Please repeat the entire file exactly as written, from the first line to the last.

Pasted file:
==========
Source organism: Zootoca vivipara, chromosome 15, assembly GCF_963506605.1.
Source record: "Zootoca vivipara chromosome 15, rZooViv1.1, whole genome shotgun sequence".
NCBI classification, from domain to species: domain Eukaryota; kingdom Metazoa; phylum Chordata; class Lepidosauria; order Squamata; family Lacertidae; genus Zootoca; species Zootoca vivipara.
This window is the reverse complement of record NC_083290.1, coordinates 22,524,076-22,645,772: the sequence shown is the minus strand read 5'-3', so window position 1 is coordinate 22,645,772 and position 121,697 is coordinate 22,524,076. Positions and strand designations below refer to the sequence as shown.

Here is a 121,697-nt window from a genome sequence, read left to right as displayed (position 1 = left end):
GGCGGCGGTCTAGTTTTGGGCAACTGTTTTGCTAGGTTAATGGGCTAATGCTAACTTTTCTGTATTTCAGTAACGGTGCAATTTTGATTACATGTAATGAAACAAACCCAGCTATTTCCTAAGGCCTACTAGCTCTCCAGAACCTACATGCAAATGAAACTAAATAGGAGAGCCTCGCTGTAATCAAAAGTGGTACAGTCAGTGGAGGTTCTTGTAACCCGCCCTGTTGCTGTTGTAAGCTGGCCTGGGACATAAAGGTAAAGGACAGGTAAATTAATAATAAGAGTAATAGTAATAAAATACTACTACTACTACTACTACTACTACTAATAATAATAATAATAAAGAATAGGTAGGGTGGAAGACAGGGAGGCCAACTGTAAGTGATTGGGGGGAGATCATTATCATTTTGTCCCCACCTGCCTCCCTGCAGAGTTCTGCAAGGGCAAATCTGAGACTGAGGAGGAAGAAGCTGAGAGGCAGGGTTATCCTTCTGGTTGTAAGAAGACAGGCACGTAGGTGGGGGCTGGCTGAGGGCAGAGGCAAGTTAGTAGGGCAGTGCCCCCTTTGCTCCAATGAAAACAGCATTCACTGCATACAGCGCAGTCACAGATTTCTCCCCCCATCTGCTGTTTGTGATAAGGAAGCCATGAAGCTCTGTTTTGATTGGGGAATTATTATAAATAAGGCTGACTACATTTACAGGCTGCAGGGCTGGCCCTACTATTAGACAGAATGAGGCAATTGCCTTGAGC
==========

Source organism: Zootoca vivipara, chromosome 15, assembly GCF_963506605.1.
Source record: "Zootoca vivipara chromosome 15, rZooViv1.1, whole genome shotgun sequence".
NCBI classification, from domain to species: domain Eukaryota; kingdom Metazoa; phylum Chordata; class Lepidosauria; order Squamata; family Lacertidae; genus Zootoca; species Zootoca vivipara.
This window is the reverse complement of record NC_083290.1, coordinates 22,524,076-22,645,772: the sequence shown is the minus strand read 5'-3', so window position 1 is coordinate 22,645,772 and position 121,697 is coordinate 22,524,076. Positions and strand designations below refer to the sequence as shown.

Here is a 121,697-nt window from a genome sequence, read left to right as displayed (position 1 = left end):
GGCGGCGGTCTAGTTTTGGGCAACTGTTTTGCTAGGTTAATGGGCTAATGCTAACTTTTCTGTATTTCAGTAACGGTGCAATTTTGATTACATGTAATGAAACAAACCCAGCTATTTCCTAAGGCCTACTAGCTCTCCAGAACCTACATGCAAATGAAACTAAATAGGAGAGCCTCGCTGTAATCAAAAGTGGTACAGTCAGTGGAGGTTCTTGTAACCCGCCCTGTTGCTGTTGTAAGCTGGCCTGGGACATAAAGGTAAAGGACAGGTAAATTAATAATAAGAGTAATAGTAATAAAATACTACTACTACTACTACTACTACTACTAATAATAATAATAATAAAGAATAGGTAGGGTGGAAGACAGGGAGGCCAACTGTAAGTGATTGGGGGGAGATCATTATCATTTTGTCCCCACCTGCCTCCCTGCAGAGTTCTGCAAGGGCAAATCTGAGACTGAGGAGGAAGAAGCTGAGAGGCAGGGTTATCCTTCTGGTTGTAAGAAGACAGGCACGTAGGTGGGGGCTGGCTGAGGGCAGAGGCAAGTTAGTAGGGCAGTGCCCCCTTTGCTCCAATGAAAACAGCATTCACTGCATACAGCGCAGTCACAGATTTCTCCCCCCATCTGCTGTTTGTGATAAGGAAGCCATGAAGCTCTGTTTTGATTGGGGAATTATTATAAATAAGGCTGACTACATTTACAGGCTGCAGGGCTGGCCCTACTATTAGACAGAATGAGGCAATTGCCTTGAGC